Semi-monthly Update December 10th 2021

December 10, 2021 | Thomas Donnelly


We share our thoughts on the year ahead. Please note this will be our last letter for 2021. We will return in January. Happy holidays to all and thank you for the support and feedback throughout the year.

Global equity markets have been able to shrug off some of the uncertainties posed by the discovery of the new omicron variant a few weeks ago and are once again flirting with their highs for the year. The renewed strength comes amidst reports that the variant may be more transmissible but cause less severe illness. Moreover, preliminary evidence suggests vaccines may still offer people some degree of protection. This has reassured investors that the risk posed to the global economy may be small. Below, we offer some thoughts on the year ahead, which we believe has the potential to deliver another good, albeit less spectacular, year of gains for investors.


Our underlying view for 2022 is that it will be a year marked by some moderation in trends. Rising levels of vaccinations and natural immunity, combined with less morbidity from variants that are likely to remain in circulation, should gradually lead to a more normal environment. We expect some reversion in some of the most influential factors that typically drive equity returns: inflation, growth, and central bank support.


Inflation has been on the rise all year. In some countries, it sits at levels not seen in decades. But, it is calculated as a year over year price change figure, and the 2021 readings have compared prices to the year ago period, when the effects of the pandemic were most severe. As we move through 2022, price levels will be compared to levels from this past year, and thus inflation readings over time should recede to some extent. Furthermore, some of the supply chain pressures that have plagued many industries may ease given the efforts that are underway. Meanwhile, the exceptional demand for goods should eventually shift back towards services as conditions normalize and the hospitality industry experiences a long awaited revival. Overall, these factors should lead to some moderation of inflation in pockets of the economy. Nevertheless, it may still remain higher than we’ve been accustomed to, underpinned in particular by wage pressures as a result of labour shortages and the elevated level of job openings.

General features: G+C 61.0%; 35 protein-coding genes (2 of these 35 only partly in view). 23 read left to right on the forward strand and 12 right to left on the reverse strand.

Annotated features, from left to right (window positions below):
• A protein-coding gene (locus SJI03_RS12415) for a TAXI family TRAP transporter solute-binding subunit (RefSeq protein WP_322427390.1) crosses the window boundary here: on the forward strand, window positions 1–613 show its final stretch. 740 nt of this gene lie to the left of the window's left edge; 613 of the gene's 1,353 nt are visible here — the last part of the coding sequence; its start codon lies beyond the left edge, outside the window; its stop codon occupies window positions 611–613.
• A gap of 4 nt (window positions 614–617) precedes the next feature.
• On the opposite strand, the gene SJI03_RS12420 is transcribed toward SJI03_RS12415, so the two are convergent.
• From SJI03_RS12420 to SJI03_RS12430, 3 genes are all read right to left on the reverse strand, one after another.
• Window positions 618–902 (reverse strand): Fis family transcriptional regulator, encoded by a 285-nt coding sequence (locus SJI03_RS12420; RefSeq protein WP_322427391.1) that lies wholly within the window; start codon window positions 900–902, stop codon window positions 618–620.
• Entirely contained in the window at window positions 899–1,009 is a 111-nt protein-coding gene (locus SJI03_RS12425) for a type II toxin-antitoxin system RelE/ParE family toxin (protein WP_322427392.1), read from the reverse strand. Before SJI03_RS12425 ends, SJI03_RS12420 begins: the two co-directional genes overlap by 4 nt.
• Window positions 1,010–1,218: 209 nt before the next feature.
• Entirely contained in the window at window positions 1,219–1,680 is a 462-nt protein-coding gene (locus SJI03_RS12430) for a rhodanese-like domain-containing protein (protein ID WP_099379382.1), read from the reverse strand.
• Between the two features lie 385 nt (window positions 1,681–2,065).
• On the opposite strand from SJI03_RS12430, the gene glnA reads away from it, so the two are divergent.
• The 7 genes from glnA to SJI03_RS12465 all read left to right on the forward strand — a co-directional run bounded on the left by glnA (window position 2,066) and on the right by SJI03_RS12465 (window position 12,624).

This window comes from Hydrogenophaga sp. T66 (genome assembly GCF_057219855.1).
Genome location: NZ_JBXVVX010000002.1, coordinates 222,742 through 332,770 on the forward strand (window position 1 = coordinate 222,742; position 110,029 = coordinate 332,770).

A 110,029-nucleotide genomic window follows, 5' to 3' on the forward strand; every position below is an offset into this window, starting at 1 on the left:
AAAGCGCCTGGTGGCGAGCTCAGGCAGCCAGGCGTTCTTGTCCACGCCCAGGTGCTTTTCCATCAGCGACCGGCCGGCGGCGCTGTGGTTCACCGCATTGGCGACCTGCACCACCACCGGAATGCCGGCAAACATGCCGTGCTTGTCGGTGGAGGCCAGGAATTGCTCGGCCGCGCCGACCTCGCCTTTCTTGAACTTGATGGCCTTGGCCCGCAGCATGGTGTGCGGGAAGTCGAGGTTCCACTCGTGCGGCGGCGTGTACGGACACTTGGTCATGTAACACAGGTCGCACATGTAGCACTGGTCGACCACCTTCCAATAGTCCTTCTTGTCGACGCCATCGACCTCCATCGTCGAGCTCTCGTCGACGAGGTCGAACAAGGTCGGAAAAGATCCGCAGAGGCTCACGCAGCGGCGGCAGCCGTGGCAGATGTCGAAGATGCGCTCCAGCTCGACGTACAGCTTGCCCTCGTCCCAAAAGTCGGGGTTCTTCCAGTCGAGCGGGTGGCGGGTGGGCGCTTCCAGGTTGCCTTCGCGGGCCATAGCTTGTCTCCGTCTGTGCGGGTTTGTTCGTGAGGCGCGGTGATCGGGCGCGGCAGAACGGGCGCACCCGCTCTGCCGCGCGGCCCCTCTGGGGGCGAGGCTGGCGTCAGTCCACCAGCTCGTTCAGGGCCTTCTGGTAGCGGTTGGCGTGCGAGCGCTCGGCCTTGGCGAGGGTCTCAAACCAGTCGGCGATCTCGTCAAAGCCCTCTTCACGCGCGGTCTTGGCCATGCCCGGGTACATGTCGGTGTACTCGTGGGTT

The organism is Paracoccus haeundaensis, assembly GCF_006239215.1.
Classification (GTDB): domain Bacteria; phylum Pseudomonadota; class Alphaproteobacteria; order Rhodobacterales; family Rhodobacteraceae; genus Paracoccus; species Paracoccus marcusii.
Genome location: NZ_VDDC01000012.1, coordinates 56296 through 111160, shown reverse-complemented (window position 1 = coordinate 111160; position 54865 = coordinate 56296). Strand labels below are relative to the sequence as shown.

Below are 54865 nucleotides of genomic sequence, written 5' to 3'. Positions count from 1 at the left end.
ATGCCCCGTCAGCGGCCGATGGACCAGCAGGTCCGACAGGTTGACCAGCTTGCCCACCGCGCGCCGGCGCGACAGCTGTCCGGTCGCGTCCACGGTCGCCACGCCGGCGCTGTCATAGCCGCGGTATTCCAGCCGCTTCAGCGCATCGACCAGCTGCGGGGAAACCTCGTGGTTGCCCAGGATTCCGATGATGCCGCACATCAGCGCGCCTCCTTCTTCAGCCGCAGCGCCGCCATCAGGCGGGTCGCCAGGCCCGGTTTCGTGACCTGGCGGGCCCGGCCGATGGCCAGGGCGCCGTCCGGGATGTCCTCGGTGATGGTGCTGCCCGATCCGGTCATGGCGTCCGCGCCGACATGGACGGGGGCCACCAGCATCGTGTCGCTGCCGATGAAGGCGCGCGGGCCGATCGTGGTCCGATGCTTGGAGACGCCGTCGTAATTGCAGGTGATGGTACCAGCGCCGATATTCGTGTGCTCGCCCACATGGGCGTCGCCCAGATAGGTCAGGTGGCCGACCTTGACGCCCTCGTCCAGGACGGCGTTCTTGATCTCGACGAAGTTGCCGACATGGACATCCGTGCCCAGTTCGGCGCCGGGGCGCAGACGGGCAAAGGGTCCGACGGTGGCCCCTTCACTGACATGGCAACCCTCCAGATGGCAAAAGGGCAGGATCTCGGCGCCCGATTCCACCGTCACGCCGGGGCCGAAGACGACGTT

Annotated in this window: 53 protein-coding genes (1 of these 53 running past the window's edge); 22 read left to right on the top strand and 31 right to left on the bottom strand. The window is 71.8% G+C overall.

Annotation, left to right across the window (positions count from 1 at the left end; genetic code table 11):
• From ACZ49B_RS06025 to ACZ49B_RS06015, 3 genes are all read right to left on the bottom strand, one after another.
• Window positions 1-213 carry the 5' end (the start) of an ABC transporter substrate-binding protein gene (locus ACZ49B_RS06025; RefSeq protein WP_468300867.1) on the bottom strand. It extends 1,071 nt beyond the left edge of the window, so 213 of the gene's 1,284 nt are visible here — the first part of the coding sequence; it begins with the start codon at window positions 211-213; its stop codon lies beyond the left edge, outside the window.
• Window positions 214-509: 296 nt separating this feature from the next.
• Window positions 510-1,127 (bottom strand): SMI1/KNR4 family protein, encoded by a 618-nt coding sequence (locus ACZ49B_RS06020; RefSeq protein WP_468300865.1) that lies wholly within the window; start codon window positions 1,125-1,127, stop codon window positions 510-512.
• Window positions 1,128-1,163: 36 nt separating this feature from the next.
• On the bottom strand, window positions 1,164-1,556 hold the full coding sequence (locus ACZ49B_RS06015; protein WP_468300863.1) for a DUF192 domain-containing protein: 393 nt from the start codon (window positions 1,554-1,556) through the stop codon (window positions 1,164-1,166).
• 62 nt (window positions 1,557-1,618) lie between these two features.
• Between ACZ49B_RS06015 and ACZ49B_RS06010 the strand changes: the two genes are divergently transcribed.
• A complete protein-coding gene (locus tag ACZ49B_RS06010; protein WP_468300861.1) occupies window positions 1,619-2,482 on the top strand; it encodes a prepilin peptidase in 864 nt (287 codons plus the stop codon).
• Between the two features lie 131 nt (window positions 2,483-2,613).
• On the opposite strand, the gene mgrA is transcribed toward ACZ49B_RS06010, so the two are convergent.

Growth too should moderate in the year ahead. While 2021 is not yet complete, many major economies saw growth near the mid-single digits this past year. That’s a relatively big figure, particularly for the developed world, and meaningfully higher than the low single digits seen prior to the pandemic. Meanwhile, earnings growth from companies around the world was abnormally high. Much of the strength was the result of the rebound following last year’s declines and a reversion back to more normal levels only makes sense. But, growth next year still has the potential to be above average. Economies have yet to fully reopen in a synchronized way, production has been limited due to supply chain issues, inventories remain historically low and need to be rebuilt, and households have high savings and may be eager to spend. All this suggests that growth will look more normal, but has the potential to remain robust.


Central banks have started to unwind some of the exceptional amounts of stimulus provided to economies over the past two years. Over the next week, the Bank of England and U.S. Federal Reserve are expected to provide policy decisions. Regardless of the outcome of these meetings, the future direction is clear: less stimulus and the possibility of tighter monetary policy in the year ahead. While this may create some bouts of volatility as investors digest the implications, we believe it will take time and several interest rate increases before credit conditions become more restrictive and present a headwind to economic growth. That is more likely a risk for 2023 or 2024 rather than next year.


Overall, we expect the backdrop in 2022 to be characterized by healthy economic and earnings growth, modestly lower inflation, and an interest rate environment that will remain favourable for consumers and businesses. That should be supportive for equity markets. As always, there will be risks, both known and unknown, that investors will have to grapple with. Moreover, stock market valuations are on the more expensive side of history. That does not necessarily imply there’s an imminent risk to equities. But, it does suggest investors should manage their expectations, prepare for more moderate levels of returns over the foreseeable future, and ensure they have well diversified portfolios that are not overly exposed to any one particular asset class or sector.


As the year winds down to a close, we would like to wish you and your loved ones a safe and happy holiday season. We look forward to returning in 2022, and plan to continue sharing our thoughts and perspectives in what should be another interesting year for investors.


Should you have any questions, please feel free to reach out.